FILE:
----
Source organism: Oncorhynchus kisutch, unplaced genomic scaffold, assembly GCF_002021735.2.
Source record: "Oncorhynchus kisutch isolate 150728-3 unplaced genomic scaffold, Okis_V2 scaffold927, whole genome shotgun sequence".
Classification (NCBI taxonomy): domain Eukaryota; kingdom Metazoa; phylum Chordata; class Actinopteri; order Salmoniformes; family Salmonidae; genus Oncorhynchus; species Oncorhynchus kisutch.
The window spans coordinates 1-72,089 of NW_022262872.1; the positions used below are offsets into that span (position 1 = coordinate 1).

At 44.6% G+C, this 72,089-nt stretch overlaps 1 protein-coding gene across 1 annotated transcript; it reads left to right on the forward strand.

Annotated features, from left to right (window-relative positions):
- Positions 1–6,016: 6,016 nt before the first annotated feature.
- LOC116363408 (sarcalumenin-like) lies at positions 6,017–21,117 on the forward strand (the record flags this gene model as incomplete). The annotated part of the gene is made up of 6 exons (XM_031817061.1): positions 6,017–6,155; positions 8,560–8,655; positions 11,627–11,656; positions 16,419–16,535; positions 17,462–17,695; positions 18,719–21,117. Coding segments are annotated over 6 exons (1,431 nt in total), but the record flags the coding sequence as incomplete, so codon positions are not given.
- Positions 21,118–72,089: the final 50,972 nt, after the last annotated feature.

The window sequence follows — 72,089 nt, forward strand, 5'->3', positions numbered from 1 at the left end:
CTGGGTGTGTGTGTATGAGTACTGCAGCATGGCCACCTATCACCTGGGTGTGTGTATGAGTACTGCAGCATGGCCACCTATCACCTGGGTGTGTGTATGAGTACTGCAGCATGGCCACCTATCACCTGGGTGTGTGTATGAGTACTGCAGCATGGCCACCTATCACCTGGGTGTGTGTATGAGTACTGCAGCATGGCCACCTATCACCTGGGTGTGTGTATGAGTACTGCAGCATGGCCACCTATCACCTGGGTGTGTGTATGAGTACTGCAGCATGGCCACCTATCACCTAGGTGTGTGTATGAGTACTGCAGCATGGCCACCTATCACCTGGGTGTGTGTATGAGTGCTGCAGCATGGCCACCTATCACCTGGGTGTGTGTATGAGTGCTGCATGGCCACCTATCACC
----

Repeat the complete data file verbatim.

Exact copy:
Source organism: Oncorhynchus kisutch, unplaced genomic scaffold, assembly GCF_002021735.2.
Source record: "Oncorhynchus kisutch isolate 150728-3 unplaced genomic scaffold, Okis_V2 scaffold927, whole genome shotgun sequence".
Classification (NCBI taxonomy): domain Eukaryota; kingdom Metazoa; phylum Chordata; class Actinopteri; order Salmoniformes; family Salmonidae; genus Oncorhynchus; species Oncorhynchus kisutch.
The window spans coordinates 1-72,089 of NW_022262872.1; the positions used below are offsets into that span (position 1 = coordinate 1).

At 44.6% G+C, this 72,089-nt stretch overlaps 1 protein-coding gene across 1 annotated transcript; it reads left to right on the forward strand.

Annotated features, from left to right (window-relative positions):
- Positions 1–6,016: 6,016 nt before the first annotated feature.
- LOC116363408 (sarcalumenin-like) lies at positions 6,017–21,117 on the forward strand (the record flags this gene model as incomplete). The annotated part of the gene is made up of 6 exons (XM_031817061.1): positions 6,017–6,155; positions 8,560–8,655; positions 11,627–11,656; positions 16,419–16,535; positions 17,462–17,695; positions 18,719–21,117. Coding segments are annotated over 6 exons (1,431 nt in total), but the record flags the coding sequence as incomplete, so codon positions are not given.
- Positions 21,118–72,089: the final 50,972 nt, after the last annotated feature.

The window sequence follows — 72,089 nt, forward strand, 5'->3', positions numbered from 1 at the left end:
CTGGGTGTGTGTGTATGAGTACTGCAGCATGGCCACCTATCACCTGGGTGTGTGTATGAGTACTGCAGCATGGCCACCTATCACCTGGGTGTGTGTATGAGTACTGCAGCATGGCCACCTATCACCTGGGTGTGTGTATGAGTACTGCAGCATGGCCACCTATCACCTGGGTGTGTGTATGAGTACTGCAGCATGGCCACCTATCACCTGGGTGTGTGTATGAGTACTGCAGCATGGCCACCTATCACCTGGGTGTGTGTATGAGTACTGCAGCATGGCCACCTATCACCTAGGTGTGTGTATGAGTACTGCAGCATGGCCACCTATCACCTGGGTGTGTGTATGAGTGCTGCAGCATGGCCACCTATCACCTGGGTGTGTGTATGAGTGCTGCATGGCCACCTATCACC